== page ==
Investigation discovers dangerous products on sale to Crawley residents

Dangerous products putting residents at risk have been found for sale in and around Crawley prompting calls for urgent changes to the law.

An investigation by Electrical Safety First discovered plug sockets posing a risk of electric shock and electrical beauty appliances such as hair straighteners that fail to meet basic standards for sale online by sellers within a 20km radius of Crawley.

The investigation has prompted an urgent plea to Crawley MP Henry Smith to take up a Private Members Bill in the House of Commons to regulate online marketplaces that would make them responsible for the safety of goods sold via their platforms.

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Current gaps in the law mean that online marketplace such as eBay and Amazon are not responsible for the safety of goods sold via their platforms.

A universal plug socket risking electric shock - non compliant with product standards. Picture courtesy of Electrical Safety First

The charity investigated both Facebook Marketplace and eBay as part of its investigation, identifying six listings in and around Crawley that failed to meet product safety standards in the UK.

Universal socket outlets were found, risking exposing the user to live parts and electric shock whilst beauty appliances such as hair straighteners were found for sale with EU plugs, failing to comply with UK product regulations.

Crawley MP Henry Smith, has been selected as part of the House of Commons Bill Ballot draw which selects a handful of MPs who then have the opportunity to pick a Private Members Bill to take through the House of Commons.

Electrical Safety First is urging the MP to adopt its Sale of Goods Online (Safety) Bill that would close the loophole in the law whereby online marketplaces are not responsible for goods sold via their sites by third party sellers.

Other products found by the charity include plug-in devices which purported to save consumers energy on their household bills, but instead exposed them to both electric shock and fire.

Electrical Safety First reported the products to both eBay and Facebook Marketplace. On contacting eBay the products were swiftly removed for sale. The charity has received no response from Meta (Facebook) regarding the findings on its marketplace at the time of contacting press.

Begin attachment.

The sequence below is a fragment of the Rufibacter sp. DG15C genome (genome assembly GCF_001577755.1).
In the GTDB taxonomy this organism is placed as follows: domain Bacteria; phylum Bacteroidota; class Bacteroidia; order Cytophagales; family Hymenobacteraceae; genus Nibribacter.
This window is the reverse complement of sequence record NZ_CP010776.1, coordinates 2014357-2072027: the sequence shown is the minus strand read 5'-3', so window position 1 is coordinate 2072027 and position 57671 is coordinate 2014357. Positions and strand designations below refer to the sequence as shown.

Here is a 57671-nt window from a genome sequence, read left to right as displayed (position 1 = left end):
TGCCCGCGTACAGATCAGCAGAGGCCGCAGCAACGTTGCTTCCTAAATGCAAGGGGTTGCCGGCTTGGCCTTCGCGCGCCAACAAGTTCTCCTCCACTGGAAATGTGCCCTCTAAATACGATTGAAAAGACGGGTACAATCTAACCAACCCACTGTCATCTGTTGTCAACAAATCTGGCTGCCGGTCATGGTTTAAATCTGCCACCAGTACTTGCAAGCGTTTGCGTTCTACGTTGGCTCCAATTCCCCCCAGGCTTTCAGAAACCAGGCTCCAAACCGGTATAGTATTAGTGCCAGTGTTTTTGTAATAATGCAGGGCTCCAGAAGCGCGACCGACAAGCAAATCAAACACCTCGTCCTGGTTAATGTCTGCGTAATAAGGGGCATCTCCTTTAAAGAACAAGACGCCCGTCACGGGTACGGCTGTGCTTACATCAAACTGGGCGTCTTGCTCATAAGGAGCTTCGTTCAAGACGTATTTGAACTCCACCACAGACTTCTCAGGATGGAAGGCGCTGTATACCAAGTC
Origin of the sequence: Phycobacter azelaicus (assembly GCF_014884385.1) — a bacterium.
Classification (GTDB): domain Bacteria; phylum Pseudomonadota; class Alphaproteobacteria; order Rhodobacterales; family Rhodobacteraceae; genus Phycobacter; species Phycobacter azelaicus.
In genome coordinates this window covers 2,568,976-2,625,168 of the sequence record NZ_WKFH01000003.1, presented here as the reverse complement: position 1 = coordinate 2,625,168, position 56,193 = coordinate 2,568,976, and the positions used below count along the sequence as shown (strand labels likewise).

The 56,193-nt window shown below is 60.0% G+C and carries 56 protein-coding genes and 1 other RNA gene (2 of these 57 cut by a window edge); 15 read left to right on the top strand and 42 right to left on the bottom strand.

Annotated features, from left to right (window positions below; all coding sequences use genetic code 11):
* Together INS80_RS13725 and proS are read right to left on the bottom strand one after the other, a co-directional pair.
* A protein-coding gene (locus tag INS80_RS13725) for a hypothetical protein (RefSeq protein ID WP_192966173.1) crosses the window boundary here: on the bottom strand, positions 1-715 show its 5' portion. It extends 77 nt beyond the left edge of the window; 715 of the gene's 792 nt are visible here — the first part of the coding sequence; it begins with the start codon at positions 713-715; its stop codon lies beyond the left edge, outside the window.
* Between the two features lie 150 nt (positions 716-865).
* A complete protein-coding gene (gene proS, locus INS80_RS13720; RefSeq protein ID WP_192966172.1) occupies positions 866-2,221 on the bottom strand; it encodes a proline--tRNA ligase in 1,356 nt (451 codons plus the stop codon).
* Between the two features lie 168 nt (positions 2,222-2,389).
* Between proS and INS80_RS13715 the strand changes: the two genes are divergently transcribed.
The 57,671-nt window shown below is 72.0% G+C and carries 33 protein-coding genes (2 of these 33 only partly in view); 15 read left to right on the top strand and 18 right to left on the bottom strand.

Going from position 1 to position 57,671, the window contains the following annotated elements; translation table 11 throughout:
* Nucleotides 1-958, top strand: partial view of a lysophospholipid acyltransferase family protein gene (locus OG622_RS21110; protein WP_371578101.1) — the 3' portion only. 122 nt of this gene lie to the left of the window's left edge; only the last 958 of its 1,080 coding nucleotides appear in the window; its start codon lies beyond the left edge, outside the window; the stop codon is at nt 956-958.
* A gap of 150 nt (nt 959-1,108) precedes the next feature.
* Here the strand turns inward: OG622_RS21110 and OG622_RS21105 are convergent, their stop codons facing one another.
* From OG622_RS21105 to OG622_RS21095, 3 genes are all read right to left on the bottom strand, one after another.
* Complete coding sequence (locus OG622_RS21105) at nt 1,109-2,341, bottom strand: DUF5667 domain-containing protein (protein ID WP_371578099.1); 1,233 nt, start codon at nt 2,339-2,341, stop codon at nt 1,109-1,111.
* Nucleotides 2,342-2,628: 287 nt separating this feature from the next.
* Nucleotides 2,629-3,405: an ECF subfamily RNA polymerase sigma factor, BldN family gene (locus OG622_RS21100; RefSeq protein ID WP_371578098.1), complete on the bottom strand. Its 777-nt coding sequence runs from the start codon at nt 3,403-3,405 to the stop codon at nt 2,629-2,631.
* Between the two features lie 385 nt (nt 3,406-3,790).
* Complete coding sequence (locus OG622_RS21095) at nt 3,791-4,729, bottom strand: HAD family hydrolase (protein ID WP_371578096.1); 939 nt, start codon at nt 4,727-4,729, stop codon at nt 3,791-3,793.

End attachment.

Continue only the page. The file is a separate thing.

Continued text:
Martyn Allen, technical director of Electrical Safety First said: “Unfortunately, Crawley isn’t an exception to the widespread issue of dangerous electrical goods being sold online.

"Our investigation shows how local residents in Crawley are being put directly at risk from dangerous goods due to an unjust gap in the law.

"We urge Henry Smith to take up our Bill so that people in Crawley, and around the country, can be safer from the dangers of substandard electrical goods sold online.”

An eBay spokesperson said: “We welcome the information provided to us by Electrical Safety First and we have removed these items.

"We take product safety extremely seriously and our close working relationships with stakeholders, including the Office for Product Safety and Standards and Trading Standards, are an important part of our global product safety strategy for keeping our platform safe.

"Our Regulatory Portal enables authorities from around the world to remove listings of unsafe products within two hours and as of today, 182 agencies have been onboarded, and more than 32,000 listings removed.

“We also have automatic block filters in place, aimed at preventing unsafe listings. These filters blocked 7.4 million listings in 2021 and are updated on a regular basis.

"On the rare occasion that an unsafe product does make it onto site, we swiftly remove it and take enforcement action against the seller, which can be in the form of a warning, suspension or ban.”